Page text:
Let me share one episode. All of Drucker’s books, except one, immediately became worldwide bestsellers after they were published. The only book that did not become a bestseller was The Unseen Revolution: How Pension Fund Socialism Came to America, which was published in 1976. This book discusses the aging population in the United States. In those days, however, society in the United States was called a youth society and the color of the times was not gray but green. The book that became a bestseller instead of Drucker’s was Greening of America by Charles Reich. Fifteen years later, however, those young people became middle-aged, and issues about the aging population began to be debated in the United States as well. Subsequently, Drucker’s above-mentioned book, which discusses the aging population, suddenly began to sell well.

The number of people who are aged 65 now was determined sixty-five years ago. If one million babies are born this year, the number of people aged 20 will also be one million twenty years from now. Even if the birthrate rises significantly this year, those babies will join the labor force in fifteen or twenty years from now.

From this perspective, the aging population in Japan could have been predicted a long time ago as a matter of course. Population decline resulting from the falling birthrate was also predicted.

Nevertheless, this fact was mostly ignored and the measures which need to be taken in response to the changing demographics, such as institutional reform and changes in business strategies, have not been implemented. The awareness of these problems coincided with the problem of economic slowdown from the 1990s onward, especially from 1998 when the persistent deflation began. This led to the argument that both the economic slowdown and the persistent deflation were attributed mainly to the population problem. Actually, both the falling birthrate and the aging population had been in progress before the bubble economy that preceded the economic slowdown.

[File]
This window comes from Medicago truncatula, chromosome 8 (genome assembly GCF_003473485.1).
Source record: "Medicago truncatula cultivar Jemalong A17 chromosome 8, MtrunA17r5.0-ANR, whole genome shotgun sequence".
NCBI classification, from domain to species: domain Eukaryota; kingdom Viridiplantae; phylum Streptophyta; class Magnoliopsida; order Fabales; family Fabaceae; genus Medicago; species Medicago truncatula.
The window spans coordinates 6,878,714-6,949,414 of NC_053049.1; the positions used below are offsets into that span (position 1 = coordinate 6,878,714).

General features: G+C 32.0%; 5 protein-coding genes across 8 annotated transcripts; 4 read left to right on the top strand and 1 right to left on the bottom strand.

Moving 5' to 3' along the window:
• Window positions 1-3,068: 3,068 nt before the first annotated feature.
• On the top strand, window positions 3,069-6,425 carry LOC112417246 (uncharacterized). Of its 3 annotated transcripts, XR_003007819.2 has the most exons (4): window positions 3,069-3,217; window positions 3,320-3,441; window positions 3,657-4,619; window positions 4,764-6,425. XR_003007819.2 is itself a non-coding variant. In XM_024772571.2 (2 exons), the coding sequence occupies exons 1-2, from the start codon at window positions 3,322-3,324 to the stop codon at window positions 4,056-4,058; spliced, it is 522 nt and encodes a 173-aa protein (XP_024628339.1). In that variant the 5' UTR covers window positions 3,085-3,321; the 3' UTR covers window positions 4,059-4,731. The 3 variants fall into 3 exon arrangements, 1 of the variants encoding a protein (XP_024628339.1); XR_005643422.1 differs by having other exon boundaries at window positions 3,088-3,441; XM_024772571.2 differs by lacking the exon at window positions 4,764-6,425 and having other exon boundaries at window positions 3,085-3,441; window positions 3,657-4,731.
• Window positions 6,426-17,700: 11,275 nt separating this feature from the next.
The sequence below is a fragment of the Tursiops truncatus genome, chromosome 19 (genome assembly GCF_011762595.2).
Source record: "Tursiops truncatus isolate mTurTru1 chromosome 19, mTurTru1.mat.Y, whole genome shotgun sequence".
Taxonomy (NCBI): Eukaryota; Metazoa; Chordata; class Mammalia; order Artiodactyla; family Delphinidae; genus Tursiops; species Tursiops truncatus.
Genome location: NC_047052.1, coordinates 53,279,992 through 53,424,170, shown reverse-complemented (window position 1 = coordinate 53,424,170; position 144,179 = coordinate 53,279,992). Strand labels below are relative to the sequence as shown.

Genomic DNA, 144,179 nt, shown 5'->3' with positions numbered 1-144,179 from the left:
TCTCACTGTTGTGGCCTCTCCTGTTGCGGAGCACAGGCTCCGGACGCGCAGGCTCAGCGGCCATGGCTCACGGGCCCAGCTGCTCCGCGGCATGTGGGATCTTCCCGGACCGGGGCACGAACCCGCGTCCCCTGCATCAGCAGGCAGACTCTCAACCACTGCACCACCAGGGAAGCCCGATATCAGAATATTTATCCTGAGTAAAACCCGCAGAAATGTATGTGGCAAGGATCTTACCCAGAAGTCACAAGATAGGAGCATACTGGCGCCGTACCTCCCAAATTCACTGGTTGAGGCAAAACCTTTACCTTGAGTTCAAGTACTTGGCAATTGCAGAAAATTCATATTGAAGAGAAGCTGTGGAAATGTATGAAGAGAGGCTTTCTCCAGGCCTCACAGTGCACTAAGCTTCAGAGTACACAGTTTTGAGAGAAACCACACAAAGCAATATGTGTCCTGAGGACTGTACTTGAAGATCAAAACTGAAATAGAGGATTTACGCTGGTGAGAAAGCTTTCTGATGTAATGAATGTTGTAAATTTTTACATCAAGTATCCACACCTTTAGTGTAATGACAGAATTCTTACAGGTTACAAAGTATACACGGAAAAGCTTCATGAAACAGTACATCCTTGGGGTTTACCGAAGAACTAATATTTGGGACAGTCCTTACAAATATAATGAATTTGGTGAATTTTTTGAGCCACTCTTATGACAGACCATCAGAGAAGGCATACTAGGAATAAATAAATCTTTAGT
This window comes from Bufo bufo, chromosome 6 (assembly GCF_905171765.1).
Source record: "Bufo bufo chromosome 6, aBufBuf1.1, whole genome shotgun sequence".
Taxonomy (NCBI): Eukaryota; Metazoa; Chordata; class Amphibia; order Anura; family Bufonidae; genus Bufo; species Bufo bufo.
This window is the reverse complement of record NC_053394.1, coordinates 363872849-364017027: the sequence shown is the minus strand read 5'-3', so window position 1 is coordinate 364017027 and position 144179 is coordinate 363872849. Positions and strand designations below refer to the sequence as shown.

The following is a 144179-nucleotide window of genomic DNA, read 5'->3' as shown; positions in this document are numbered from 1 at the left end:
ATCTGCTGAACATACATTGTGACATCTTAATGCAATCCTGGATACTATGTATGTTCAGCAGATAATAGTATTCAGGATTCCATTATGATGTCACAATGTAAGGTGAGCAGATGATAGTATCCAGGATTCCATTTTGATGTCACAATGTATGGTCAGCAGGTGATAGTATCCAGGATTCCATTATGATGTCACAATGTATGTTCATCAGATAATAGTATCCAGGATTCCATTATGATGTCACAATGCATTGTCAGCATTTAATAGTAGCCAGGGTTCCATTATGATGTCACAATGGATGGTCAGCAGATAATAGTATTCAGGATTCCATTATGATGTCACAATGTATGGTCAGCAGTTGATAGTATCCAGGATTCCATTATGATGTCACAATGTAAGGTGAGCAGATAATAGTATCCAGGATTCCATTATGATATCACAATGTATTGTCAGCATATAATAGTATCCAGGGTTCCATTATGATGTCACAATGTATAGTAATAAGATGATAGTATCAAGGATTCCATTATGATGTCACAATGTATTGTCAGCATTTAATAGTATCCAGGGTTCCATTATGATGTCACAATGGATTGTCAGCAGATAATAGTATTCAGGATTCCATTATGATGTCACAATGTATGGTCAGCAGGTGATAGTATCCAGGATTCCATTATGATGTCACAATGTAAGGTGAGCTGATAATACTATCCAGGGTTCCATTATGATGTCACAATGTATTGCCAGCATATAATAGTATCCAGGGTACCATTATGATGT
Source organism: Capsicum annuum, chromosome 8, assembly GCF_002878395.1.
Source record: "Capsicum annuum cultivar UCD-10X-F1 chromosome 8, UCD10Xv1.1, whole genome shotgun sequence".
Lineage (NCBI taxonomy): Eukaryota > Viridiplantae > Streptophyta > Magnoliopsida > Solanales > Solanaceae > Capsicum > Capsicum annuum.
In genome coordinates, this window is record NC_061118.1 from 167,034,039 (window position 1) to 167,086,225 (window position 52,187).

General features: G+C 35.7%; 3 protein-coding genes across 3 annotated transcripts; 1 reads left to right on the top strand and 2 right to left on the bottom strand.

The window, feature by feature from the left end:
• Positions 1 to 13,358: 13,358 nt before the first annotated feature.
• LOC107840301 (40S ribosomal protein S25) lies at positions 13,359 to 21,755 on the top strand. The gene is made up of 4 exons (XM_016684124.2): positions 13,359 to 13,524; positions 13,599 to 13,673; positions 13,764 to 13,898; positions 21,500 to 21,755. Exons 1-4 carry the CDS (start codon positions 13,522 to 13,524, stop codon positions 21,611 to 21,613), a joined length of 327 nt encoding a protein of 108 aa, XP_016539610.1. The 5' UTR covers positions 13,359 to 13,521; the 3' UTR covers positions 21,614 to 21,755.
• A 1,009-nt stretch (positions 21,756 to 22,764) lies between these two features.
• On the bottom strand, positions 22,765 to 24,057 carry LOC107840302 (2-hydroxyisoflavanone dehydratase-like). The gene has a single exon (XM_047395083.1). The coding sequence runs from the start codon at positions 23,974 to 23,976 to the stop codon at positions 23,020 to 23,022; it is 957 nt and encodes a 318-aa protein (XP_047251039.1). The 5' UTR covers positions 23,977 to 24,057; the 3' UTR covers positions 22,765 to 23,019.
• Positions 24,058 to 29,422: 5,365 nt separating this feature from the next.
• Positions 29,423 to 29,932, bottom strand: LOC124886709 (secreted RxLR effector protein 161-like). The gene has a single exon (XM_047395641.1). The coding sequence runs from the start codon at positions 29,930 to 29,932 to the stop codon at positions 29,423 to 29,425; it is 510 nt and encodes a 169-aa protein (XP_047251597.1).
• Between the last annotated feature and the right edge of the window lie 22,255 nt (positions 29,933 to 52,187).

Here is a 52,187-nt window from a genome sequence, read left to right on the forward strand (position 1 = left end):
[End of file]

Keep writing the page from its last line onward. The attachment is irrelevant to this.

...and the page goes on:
With regard to long-term economic development, growth accounting has been discussed. It is an identical equation which shows the growth capability of an economy with a focus on the supply side.

The idea is that the economic growth rate (△Y/Y) is equal to the sum of the degree of contribution of increase in the inputs of capital (△K/K), that of increase in the labor force (△L/L), and that of the growth of total-factor productivity (TFP). This means △Y/Y = △K/K + △L/L + TFP.

In this equation, population decline is a problem because it leads to a decrease in the labor force on the right side. If the other elements — inputs of capital and productivity — remain unchanged, the decrease in the labor force leads automatically to a decline in the economic growth rate on the left side, according to this equation. This is the source of the population-decline pessimism. Moreover, if the population ages, senior citizens will spend more of their savings, resulting in a decrease in savings as resources for investment. This will decrease the inputs of capital, which will also push down the growth rate. In addition, a decrease in investments will result in a slowdown in productivity growth, which will further lower the growth rate. This argument led to the pessimism attributed to the population decline, falling birthrate, and aging of population.